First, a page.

Officers have been visiting schools as well as community groups, to help people spot the signs of county lines.
County lines activity involves criminals from urban areas travelling to smaller often rural locations to sell drugs or carry out crime.
This can include cuckooing, which involves using a vulnerable person's home as a base of operations.
Assistant Chief Constable Geoff Wessell said: “Education is key, and our officers have conducted many visits to schools, social care providers, health professionals and other important community groups.
"By providing information on what to look for we can help the community to spot the signs of cuckooing – where gangs target the most vulnerable individuals and use their homes to sell drugs from, as well giving advice on how to spot the signs of vulnerable young people and adults being used in dealing drugs."
Assistant Chief Constable Wessell said county lines is a priority for West Mercia Police.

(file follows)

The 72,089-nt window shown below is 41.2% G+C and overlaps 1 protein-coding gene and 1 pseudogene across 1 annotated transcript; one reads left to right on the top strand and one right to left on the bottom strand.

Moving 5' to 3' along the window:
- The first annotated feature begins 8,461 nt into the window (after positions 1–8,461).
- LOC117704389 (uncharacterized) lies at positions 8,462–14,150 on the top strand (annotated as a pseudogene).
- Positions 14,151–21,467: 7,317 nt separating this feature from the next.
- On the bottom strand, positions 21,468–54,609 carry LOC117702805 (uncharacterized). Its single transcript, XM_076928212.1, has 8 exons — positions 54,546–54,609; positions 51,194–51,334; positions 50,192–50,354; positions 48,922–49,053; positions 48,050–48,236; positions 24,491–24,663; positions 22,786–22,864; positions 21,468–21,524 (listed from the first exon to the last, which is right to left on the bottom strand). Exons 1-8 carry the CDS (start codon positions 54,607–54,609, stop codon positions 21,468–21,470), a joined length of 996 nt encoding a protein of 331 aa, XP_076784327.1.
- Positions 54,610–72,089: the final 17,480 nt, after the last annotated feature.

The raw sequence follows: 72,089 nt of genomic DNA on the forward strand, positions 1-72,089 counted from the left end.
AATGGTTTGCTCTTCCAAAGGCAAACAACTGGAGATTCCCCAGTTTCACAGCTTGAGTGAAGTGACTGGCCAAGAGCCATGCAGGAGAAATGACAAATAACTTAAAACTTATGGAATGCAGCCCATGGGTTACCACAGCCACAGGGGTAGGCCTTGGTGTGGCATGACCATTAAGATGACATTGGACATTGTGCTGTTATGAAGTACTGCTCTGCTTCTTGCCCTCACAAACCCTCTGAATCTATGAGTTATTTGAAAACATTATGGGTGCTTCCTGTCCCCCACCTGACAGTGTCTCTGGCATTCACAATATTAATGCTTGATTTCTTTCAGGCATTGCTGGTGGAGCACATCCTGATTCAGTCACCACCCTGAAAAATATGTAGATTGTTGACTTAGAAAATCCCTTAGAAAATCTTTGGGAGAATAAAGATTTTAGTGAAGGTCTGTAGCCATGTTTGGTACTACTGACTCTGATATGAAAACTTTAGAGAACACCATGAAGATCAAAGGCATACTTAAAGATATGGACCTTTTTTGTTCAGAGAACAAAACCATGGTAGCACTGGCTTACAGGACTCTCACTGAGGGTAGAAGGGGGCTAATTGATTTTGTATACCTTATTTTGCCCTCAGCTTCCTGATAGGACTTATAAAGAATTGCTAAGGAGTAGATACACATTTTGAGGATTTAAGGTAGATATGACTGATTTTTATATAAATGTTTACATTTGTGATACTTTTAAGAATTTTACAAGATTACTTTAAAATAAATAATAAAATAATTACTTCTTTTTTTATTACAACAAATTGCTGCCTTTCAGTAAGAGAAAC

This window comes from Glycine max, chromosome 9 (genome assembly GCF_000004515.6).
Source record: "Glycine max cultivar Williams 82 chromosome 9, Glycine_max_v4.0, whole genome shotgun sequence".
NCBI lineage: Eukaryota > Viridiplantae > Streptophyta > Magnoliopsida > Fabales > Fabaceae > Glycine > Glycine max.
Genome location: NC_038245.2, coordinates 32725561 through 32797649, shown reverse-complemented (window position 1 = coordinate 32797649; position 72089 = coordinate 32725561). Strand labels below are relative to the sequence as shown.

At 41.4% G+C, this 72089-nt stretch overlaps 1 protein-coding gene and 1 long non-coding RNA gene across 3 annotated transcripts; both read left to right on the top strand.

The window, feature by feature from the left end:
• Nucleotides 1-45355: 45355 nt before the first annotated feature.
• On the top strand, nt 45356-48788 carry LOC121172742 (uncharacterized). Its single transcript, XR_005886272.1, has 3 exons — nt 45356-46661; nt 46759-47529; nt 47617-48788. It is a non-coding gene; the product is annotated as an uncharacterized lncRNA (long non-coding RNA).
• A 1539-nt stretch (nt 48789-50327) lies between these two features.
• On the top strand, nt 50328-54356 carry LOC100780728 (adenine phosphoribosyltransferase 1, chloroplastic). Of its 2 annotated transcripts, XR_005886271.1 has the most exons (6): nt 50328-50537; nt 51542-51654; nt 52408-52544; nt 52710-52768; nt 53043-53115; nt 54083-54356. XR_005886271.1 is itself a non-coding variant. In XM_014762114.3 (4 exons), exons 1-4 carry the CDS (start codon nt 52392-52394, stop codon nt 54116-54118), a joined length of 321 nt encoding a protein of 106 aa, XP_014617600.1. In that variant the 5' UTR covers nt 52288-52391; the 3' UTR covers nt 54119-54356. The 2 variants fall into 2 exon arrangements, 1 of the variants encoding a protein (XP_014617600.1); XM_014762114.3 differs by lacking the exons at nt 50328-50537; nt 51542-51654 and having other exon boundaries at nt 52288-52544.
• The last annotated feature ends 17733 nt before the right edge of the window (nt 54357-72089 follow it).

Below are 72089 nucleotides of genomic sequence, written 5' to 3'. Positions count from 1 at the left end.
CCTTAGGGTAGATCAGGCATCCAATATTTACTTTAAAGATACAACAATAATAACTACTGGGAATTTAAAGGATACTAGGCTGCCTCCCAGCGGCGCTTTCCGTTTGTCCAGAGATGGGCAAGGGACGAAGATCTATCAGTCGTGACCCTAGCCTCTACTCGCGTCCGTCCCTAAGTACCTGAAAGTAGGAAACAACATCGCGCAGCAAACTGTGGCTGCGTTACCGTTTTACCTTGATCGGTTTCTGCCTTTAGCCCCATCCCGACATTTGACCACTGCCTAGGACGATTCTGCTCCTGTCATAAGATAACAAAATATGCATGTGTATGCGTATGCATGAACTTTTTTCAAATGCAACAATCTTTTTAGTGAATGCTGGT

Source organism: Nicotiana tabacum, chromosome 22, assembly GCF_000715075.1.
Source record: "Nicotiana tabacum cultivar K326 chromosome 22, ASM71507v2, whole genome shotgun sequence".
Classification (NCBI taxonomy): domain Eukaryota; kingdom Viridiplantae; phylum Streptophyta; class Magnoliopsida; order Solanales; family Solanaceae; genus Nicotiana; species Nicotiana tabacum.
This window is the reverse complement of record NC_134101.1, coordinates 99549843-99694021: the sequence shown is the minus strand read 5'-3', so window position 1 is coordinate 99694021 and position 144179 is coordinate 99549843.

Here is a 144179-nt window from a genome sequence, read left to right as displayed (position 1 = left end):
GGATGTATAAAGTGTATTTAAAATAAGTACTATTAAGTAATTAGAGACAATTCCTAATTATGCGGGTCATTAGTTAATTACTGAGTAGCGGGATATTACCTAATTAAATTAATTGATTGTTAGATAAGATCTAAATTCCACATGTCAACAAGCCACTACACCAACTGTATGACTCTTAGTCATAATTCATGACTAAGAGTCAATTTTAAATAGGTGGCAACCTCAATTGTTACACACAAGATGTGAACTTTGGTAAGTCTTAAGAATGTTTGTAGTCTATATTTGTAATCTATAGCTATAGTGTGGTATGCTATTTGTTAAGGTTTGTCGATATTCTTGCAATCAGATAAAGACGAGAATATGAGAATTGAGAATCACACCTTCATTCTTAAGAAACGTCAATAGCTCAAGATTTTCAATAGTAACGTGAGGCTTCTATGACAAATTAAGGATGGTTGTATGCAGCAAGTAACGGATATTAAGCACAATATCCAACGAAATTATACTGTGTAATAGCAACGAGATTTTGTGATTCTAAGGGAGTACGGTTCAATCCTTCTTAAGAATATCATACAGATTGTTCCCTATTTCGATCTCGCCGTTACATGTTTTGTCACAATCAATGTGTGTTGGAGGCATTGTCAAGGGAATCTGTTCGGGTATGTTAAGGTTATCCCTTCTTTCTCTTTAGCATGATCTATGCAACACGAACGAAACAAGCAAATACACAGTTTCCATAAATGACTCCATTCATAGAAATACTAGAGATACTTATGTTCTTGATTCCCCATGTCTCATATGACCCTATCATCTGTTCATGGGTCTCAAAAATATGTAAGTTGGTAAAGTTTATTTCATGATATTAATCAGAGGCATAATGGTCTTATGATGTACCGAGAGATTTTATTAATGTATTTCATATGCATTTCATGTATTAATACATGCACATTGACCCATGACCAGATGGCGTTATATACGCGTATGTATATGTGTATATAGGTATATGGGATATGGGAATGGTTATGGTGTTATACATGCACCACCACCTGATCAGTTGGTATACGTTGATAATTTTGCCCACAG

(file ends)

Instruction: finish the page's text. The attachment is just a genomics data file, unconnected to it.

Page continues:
“We want to ensure the region becomes a no-go area for travelling criminality," he said. "We will continue to pursue and prosecute those who bring drugs into our counties, commit violence and exploit vulnerable members of our communities.”
His comments come after 32 people were arrested across West Mercia in relation to county lines offences.
Thousands of pounds worth of drugs were seized during the operation, as well as weapons including knives, machetes and replica shotguns.
Anyone with suspicions that a property is being used to sell drugs from, or that a young or vulnerable individual may be getting involved with county lines drug dealing can contact their local police station or to ring 101.
Alternatively, contact Crimestoppers anonymously on 0800 555 111 or at crimestoppers-uk.org